Good luck!
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Old May 12, 2012, 07:26 PM   #4
Deja vu
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My second thought was a small pistol caliber rifle. May be a 38specials in a lever or pump action rifle. 110 grain JHP should not penetrate that much and 1 projectile has less chance of hitting kits than 9-12.
a bio-metric handgun safe may be a good option.
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Shot placement is everything! I would rather take a round of 50BMG to the foot than a 22short to the base of the skull.

all 25 of my guns are 45/70 govt, 357 mag, 22 or 12 ga... I believe in keeping it simple
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Old May 12, 2012, 07:29 PM   #5
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There are perhaps 50 correct answers to your question, and you just might get all of them. Only one of those answers will be correct for you.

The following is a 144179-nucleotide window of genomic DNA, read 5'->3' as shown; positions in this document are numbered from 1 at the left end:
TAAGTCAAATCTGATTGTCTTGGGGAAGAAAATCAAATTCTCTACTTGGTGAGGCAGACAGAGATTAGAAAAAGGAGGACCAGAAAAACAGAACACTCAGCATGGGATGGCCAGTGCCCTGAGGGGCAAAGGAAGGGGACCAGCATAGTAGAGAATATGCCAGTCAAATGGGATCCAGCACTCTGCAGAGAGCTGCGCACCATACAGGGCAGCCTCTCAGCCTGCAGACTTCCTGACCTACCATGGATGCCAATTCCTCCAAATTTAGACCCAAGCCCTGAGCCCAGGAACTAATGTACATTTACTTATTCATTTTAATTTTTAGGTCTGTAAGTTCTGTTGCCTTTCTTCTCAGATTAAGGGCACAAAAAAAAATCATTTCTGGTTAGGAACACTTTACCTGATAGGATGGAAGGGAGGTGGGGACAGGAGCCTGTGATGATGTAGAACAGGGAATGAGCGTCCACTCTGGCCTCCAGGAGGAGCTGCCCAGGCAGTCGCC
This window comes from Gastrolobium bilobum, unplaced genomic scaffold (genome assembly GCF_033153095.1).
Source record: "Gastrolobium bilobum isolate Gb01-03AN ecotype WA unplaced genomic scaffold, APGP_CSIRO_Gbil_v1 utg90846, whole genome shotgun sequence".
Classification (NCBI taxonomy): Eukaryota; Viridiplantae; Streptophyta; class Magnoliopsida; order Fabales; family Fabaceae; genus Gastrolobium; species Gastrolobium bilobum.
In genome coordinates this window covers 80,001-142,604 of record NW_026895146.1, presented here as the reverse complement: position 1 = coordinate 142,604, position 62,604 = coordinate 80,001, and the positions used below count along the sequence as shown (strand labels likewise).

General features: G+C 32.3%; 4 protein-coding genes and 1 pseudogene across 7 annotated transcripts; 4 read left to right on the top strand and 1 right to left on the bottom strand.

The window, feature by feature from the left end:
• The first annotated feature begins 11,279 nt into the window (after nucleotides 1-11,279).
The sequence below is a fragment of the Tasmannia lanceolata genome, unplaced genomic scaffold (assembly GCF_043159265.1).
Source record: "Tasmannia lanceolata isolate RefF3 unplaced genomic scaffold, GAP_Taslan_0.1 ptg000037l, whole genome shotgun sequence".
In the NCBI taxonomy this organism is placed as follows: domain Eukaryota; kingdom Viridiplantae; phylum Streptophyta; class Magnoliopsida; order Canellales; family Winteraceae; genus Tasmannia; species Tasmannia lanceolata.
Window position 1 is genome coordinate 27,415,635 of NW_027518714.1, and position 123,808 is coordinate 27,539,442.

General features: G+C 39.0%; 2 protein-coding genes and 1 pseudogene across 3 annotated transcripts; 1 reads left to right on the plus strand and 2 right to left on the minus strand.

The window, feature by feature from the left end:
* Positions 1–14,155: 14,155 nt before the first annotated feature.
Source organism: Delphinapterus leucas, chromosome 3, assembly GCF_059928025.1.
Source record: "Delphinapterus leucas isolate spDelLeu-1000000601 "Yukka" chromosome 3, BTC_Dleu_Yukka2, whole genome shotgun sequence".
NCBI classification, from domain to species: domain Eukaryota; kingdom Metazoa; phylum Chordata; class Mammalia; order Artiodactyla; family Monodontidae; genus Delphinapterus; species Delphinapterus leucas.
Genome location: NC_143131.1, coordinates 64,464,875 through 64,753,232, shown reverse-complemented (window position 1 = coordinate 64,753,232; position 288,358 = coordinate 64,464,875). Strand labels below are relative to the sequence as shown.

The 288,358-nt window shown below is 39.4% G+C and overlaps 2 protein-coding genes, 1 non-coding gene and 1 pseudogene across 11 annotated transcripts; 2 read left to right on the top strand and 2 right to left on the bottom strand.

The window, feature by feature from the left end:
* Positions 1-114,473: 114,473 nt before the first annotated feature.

My .02 …Depending on the female, a 20 ga might be better. Full stock, 18" or a little longer barrel.
Pistols are handier, but require more discipline. : The strongest revolver she can comfortably handle .. usually a .38 or .44 spl
Educate the kids as appropriate for them. For the immature, the Eddie Eagle approach is good. Remove the mystery for them. Kids are curious, so satisfy their curiosity in a safe, controlled manner... much better than them finding out on their own.
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Old May 12, 2012, 07:34 PM   #6
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Depends also on the size of her home. My new home is rather sprawling and a shotgun or AR is my choice there. However my existing residence is quite small and long guns are far too unwieldy here. My EDC is my best HD option and has been for many years. I would agree with the bio-metric safe as a need for a house with kids, something I've never had to worry about.
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Old May 12, 2012, 08:41 PM   #7
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Personally, if you can, I'd suggest buying her a class or two at a range that has instructors and rental weapons. Let her get a feel for what might suit her.
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Old May 12, 2012, 08:45 PM   #8
Deja vu
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Quote:
Personally, if you can, I'd suggest buying her a class or two at a range that has instructors and rental weapons. Let her get a feel for what might suit her.
I will do that, best advise so far